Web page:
The Necessity of Tri-Partisanship

Chris Dierkes

Chris Dierkes (aka CJ Smith). 29 years old, happily married, adroit purveyor and voracious student of all kinds of information, theories, methods of inquiry, and forms of practice. Studying to be a priest in the Anglican Church in Canada. Main interests: military theory, diplomacy, foreign affairs, medieval history, religion & politics (esp. Islam and Christianity), and political grand bargains of all shapes and sizes.

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15 Responses

  1. “do not strike me as being as serious as they need to be.”

    Right, because you have looked at them. At all.

    Would you be able to present your sophistry to Rep Paul Ryan’s face? Didn’t think so.Report

  2. Will says:

    That’s not a very charitable interpretation of the Republican’s governing philosophy, Chris. It seems to me that if you’re going to break down the major parties into ideological subsets, you ought to at least acknowledge the libertarian, anti-corporatist streak running through the GOP.Report

  3. JohnR says:

    “The difficulty here of course is that the Republican party is completely opposed to the liberal-centrist agenda en toto. ”
    “I don’t know how to pull off a tri-partisan bargain, but this is the only way anything is going to get done at this point.”

    So, essentially, your position is that the only things that can be passed are Republican initiatives that the other ‘2 sides’ will go along with. I agree in general, although I may quibble about the details. We have government by toddler tantrum.Report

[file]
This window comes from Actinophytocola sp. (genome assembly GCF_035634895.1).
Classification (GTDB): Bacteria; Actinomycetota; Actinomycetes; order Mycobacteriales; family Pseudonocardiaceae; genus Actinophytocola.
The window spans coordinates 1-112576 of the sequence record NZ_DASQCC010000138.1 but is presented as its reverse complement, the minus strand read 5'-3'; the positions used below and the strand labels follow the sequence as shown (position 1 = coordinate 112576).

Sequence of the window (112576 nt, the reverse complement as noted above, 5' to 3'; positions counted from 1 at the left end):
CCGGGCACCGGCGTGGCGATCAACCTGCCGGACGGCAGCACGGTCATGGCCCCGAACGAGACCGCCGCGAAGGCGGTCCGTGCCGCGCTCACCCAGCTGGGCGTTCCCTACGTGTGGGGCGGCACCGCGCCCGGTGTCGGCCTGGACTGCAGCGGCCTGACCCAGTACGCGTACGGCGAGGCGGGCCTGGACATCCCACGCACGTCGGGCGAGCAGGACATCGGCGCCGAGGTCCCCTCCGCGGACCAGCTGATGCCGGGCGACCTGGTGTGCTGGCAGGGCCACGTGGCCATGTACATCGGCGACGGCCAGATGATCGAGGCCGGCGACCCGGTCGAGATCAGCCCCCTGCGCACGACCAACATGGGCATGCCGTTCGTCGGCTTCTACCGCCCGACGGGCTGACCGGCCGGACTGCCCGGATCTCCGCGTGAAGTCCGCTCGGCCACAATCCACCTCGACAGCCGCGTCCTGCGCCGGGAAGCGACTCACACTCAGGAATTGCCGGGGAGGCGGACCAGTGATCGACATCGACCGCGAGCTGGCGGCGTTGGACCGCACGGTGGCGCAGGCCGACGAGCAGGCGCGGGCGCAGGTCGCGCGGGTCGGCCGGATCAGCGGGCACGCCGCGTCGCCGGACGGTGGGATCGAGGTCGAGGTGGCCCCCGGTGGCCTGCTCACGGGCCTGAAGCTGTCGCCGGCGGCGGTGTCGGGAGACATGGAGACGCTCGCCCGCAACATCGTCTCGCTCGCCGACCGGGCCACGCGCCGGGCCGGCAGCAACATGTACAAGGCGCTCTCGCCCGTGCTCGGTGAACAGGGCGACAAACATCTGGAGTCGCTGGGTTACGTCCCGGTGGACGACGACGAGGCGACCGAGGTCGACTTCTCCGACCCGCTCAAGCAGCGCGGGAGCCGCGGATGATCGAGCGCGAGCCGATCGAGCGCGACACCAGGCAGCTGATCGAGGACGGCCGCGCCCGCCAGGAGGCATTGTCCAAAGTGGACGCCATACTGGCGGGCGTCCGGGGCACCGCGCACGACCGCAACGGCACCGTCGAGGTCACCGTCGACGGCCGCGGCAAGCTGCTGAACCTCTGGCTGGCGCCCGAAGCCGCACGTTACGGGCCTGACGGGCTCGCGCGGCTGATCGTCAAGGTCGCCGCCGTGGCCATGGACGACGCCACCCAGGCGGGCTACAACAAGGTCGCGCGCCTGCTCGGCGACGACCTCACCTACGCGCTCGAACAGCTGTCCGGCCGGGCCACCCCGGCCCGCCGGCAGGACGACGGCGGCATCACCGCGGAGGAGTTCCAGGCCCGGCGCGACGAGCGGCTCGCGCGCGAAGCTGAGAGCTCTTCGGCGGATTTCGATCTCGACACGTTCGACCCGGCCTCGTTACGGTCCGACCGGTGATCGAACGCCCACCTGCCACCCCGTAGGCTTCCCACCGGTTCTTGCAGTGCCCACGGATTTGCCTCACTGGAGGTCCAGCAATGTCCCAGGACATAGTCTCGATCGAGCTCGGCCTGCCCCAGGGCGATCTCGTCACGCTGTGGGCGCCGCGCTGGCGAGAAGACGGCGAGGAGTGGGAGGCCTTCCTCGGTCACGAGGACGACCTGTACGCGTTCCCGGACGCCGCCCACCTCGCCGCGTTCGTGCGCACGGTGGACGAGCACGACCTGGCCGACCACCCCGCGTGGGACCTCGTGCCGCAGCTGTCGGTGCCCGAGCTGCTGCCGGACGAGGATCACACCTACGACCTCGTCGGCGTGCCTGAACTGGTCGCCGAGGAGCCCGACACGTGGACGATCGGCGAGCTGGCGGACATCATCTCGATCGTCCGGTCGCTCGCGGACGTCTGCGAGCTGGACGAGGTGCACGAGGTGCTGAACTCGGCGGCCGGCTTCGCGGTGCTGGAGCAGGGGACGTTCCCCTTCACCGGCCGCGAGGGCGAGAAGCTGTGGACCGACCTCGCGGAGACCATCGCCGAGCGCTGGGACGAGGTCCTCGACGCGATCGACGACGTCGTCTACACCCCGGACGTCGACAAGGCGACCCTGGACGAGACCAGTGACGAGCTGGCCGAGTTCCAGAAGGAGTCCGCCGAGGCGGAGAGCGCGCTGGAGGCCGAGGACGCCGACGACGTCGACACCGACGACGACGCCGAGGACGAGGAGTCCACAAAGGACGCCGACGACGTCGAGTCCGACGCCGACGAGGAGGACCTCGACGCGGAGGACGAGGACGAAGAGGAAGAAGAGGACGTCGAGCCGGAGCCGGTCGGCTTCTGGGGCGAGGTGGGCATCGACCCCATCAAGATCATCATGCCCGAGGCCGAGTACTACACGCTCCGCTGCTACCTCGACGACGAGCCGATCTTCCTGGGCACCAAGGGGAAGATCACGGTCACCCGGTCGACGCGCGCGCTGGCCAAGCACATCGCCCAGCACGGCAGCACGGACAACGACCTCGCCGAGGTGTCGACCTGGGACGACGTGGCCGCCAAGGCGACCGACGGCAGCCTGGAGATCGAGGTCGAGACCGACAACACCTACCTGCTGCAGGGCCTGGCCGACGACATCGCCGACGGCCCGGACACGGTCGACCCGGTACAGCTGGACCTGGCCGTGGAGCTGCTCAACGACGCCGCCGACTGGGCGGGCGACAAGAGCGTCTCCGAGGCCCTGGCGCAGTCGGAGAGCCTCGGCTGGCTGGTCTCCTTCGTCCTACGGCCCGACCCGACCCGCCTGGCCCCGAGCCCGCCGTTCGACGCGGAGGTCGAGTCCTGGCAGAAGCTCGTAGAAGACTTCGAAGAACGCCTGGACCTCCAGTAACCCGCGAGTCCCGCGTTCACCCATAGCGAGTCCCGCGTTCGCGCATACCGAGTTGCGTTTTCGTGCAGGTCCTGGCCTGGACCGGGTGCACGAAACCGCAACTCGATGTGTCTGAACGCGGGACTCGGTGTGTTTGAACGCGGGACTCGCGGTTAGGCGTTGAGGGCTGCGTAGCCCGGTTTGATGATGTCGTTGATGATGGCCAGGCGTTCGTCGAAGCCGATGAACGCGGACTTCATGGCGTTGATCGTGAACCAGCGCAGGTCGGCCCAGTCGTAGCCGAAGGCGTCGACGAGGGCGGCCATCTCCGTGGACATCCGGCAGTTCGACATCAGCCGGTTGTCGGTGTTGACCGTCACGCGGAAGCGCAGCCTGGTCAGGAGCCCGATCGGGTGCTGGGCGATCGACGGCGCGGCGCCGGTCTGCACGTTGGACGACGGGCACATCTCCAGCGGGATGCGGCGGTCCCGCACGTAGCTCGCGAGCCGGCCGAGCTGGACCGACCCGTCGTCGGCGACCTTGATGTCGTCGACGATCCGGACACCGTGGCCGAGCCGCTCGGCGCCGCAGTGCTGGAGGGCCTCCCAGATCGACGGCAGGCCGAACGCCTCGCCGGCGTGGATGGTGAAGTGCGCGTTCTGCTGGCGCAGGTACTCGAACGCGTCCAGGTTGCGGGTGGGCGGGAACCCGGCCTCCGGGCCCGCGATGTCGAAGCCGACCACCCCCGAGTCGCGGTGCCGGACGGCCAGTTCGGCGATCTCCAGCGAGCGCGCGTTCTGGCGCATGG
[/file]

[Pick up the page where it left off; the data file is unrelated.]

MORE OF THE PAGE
• Mark Thompson in reply to JohnR says:

      You don’t need all Republicans – just some; you don’t need all centrists, just some; you don’t need all Democrats, just most of them. I know this is beating a dead horse, but Wyden-Bennett (or something like it) is acceptable to some – though admittedly not most – Republicans. It is acceptable to most centrists. It is acceptable to all but the most heavily union-influenced Democrats and adored by Starbucks liberals. I’d wager that you’d be as or more likely to get to 60 votes with Wyden-Bennett as you would be with something acceptable to all the Democrats and most centrists.Report

      • Chris Dierkes in reply to Mark Thompson says:

        I’ve always thought Wyden-Ben. would have been a better way to go. But I doubt that will ever happen and I’m afraid whatever passes (if anything) will be worse than the Senate bill.Report

        • North in reply to Chris Dierkes says:

          I have genuine fondness for Wyden-Bennett. Perhaps if Obama decides to run away from his party’s bill he should try pushing that. My cynical side says, however, that even if he somehow convinced the Dems to move it forward the Republican supporters would leap off of it like fleas on a hot skillet.
          The current bill, despite its warts and sweeteners, after all is significantly more conservative than its’ namesake from 1994.Report

  4. Kyle says:

    Thinking about this, it’d be helpful if the centrists stood as their own party, then that way when the voters repudiate them, they can’t just blame agitators from the base or another party’s politics. Centrism, as defined here, is a party without challenge and in control of far too much.Report

  5. Art Deco says:

    Many years ago Sidney Blumenthal put it thus: “The ‘sensible center’ inspires no sensibility at all”.

    Centrists are corporatist types, usually socially liberal

    Just what we need…Report